Holocaust survivor Hannah Turkow died July 28 after being struck by an out-of-control car in Northeast Philadelphia the previous afternoon.
The 89-year-old had just completed a trip to the dry cleaners and stood on the sidewalk waiting for the bus home when she was hit by a swerving car and thrown into the street.
Philadelphia Police Department Public Information Officer Tanya Little offered additional details in a statement, noting the car’s model as a 2016 Toyota Rav4 and citing the time of the accident at approximately 2:10 p.m. on July 27.
The operator of the car, who Little described as a 65-year-old female, remained at the scene for questioning. According to the statement, “There is no indication at this time that drinking was a factor, no arrest at this time, and the investigation is ongoing with the Accident Investigation District.”
Two other vehicles were hit, but Little said no other injuries were reported.
The accident occurred near the intersection of Grant Avenue and Krewstown Road. Turkow was taken to the nearby Aria-Jefferson Health Torresdale Campus emergency room in critical condition, although she was still conscious.
At the hospital, a nurse attempted to affix an oxygen mask to Turkow’s head, and the severely injured woman told her, “Watch out for my hair because I just got it done yesterday.”
Turkow succumbed to complications related to leg, arm, torso and internal injuries. She was pronounced dead at 1:56 a.m. on July 28.
Her family remembered her as strong-willed, noting that, at 89, she lived alone and did almost everything independently.
Born in Kaunas, Lithuania, Turkow (née Magidovitch) spent her early childhood surrounded by her extended family. The Nazis entered the country in 1941, forcing the 11-year-old and her mother into the Kovno ghetto, separated from their relatives.
“They watched what was happening in the ghetto for three years as more deportations took place, and more people were killed inside and outside the ghetto. It kept shrinking,” cousin Donni Magid explained.
In June 1944, the remaining women and children were transported by cattle freight trucks to Stutthof concentration camp in Northern Poland. Within four weeks, Turkow’s mother contracted typhus fever and was exterminated by the Nazis.
By mid-July, the Nazis foresaw the war’s imminent end, and relocated Turkow and other workers to dig trenches for the Germans’ retreat. It took nearly a year for liberators to save the prisoners, but on May 2, 1945, Russian forces arrived at the trenches.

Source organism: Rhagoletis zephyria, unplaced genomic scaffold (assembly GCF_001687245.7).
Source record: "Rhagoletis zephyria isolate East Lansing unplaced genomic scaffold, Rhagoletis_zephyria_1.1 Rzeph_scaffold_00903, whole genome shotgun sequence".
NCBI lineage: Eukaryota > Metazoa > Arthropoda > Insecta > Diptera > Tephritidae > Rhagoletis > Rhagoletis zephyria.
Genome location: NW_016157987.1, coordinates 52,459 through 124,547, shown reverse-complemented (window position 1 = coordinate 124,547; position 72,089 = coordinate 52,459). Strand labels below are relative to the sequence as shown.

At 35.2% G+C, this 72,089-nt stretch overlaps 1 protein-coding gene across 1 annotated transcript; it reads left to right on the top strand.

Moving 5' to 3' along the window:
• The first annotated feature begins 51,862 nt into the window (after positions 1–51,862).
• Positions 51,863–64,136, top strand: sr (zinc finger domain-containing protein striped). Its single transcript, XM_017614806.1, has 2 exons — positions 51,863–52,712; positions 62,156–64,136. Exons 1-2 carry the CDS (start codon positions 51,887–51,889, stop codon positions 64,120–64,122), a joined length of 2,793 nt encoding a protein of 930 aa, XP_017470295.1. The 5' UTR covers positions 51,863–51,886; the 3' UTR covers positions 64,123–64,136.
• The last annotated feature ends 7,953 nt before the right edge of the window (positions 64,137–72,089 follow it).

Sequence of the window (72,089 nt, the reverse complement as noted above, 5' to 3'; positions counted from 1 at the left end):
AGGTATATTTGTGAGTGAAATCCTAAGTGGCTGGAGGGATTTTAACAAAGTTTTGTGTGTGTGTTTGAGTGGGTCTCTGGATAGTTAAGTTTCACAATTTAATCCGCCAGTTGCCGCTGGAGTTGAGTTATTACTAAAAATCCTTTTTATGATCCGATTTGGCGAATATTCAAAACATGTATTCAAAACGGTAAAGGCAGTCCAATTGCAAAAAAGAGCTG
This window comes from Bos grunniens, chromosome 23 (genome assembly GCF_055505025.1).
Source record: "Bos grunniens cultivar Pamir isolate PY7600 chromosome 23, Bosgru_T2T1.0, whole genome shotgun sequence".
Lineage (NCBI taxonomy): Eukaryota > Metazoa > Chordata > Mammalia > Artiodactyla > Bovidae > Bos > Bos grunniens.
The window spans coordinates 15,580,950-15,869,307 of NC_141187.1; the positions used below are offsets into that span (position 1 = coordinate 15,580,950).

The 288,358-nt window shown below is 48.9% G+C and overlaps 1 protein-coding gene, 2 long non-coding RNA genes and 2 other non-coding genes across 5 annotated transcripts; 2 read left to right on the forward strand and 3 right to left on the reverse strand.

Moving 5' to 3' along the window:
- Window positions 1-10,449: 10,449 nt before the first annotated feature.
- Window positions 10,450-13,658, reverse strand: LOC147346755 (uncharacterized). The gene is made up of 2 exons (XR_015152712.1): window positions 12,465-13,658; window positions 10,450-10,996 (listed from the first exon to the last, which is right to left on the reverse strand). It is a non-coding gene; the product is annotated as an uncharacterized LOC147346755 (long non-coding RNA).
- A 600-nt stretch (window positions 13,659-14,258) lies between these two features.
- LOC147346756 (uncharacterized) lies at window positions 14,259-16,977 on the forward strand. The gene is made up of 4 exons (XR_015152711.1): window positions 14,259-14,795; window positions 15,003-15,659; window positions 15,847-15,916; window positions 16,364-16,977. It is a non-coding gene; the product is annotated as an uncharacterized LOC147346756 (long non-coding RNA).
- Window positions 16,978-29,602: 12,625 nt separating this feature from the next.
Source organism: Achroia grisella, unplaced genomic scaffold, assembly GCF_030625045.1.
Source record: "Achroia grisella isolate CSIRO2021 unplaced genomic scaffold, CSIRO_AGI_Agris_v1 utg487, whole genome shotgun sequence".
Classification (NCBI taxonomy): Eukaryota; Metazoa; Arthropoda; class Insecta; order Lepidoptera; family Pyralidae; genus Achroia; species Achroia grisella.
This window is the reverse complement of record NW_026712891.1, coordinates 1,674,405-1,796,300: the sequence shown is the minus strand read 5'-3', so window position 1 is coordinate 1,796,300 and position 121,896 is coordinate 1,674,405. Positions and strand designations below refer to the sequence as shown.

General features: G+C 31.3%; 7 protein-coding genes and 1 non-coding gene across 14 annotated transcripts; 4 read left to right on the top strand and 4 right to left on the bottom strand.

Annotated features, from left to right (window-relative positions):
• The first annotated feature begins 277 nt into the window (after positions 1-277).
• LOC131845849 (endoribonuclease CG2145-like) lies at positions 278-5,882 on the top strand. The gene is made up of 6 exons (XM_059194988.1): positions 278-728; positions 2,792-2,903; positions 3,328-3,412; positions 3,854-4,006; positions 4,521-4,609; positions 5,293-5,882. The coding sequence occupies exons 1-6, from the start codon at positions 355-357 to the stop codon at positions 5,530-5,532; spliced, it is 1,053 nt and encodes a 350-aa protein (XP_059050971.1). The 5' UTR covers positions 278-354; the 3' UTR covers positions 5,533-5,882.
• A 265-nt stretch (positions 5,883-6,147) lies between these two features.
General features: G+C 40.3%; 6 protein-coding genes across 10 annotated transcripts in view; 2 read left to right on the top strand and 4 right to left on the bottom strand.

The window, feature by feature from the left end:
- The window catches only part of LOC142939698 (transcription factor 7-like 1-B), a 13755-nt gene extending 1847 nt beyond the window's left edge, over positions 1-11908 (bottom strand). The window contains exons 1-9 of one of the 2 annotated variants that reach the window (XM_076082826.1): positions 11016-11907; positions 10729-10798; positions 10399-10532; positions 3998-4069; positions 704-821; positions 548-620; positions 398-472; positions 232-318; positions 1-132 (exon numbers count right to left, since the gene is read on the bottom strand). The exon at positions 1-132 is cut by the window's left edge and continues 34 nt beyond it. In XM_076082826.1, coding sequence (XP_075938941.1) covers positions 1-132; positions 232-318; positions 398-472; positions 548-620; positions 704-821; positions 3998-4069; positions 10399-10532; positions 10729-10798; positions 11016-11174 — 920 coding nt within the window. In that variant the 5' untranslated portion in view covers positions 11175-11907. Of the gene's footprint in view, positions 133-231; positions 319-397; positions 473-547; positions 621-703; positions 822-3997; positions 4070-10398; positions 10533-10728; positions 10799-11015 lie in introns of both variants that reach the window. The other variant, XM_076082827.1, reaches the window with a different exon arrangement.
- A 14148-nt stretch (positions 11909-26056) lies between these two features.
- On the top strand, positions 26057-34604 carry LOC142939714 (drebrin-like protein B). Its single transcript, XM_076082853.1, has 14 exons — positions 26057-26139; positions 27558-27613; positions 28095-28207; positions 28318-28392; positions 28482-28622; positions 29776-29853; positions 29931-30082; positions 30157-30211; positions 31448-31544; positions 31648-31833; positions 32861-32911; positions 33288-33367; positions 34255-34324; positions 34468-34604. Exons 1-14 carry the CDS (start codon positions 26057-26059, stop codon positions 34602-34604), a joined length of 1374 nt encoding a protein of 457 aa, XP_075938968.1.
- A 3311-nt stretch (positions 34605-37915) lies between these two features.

Turkow was one of the only Russian speakers among the captives, so at just 16 she led the effort to aid the Russian soldiers.
“She spoke Russian, translated and directed Russian personnel as to who the guards were, where the storage of armaments was. She provided a lot of information for the Russians,” said Turkoff’s cousin Ze’ev Magid.
“She was indomitable and independent,” Donni Magid added. “That’s what helped her survive the war and also make her way through the rest of her life, keeping her independence until last Thursday.”
Turkow had no siblings and did not know the whereabouts of her extended family. So after the war, she stayed in Germany for five years, living on a kibbutz with fellow survivors, her cousins said. It was there that she met her first husband, Lauffer. The two immigrated to New York in 1950, but they divorced within five years.
Various New York Jewish organizations assisted Turkow in connecting with lost aunts and uncles upon her arrival in the U.S. She learned of an aunt in Philadelphia, with whom she immediately began corresponding.
Also in New York, she met Henry Turkow, a fellow Holocaust survivor and former kibbutz resident. Married in 1957, the two remained together until his death in 1988. They operated a dry cleaning business, which Hannah Turkow supplemented with work at a Jewish watch importing company.
Henry Turkow had family in Uruguay, and he and Hannah Turkow frequently visited them and other relatives in Israel, Australia and England. After Henry Turkow’s death, Hannah Turkow continued to travel the world on her own, usually with a tour guide.
“She made all the arrangements herself,” Donni Magid said, citing trips to China, Europe and South America.
A product of her intercontinental life, Turkow spoke six languages: Lithuanian, Yiddish, Russian, Hebrew, German and English. She also “could have a conversation in Spanish,” Ze’ev Magid added.
Aside from travel, Turkow’s biggest hobby was family, and she moved to Philadelphia in 1988 to be closer to her relatives.
“She was interested a lot in family, keeping close contact with family in the States, Israel, Australia, England. She kept my father’s first letter from 1950. She treasured it,” Ze’ev Magid said.
She adored Donni and Ze’ev’s kids and grandkids, whom she called her “little cousins.” “She loved all her little cousins,” Donni Magid said, noting Jewish holidays were one of her favorite times to be together.
He mentioned that the entire extended family was recently together for a July 4 picnic. “She was part of everybody’s life,” he said.
Turkow brought the family together again July 31, when she was remembered fondly at a memorial service.
“It is a tragic irony that she was taken in this way after surviving all that she had survived,” Donni Magid said. “She was an exceptional human being.”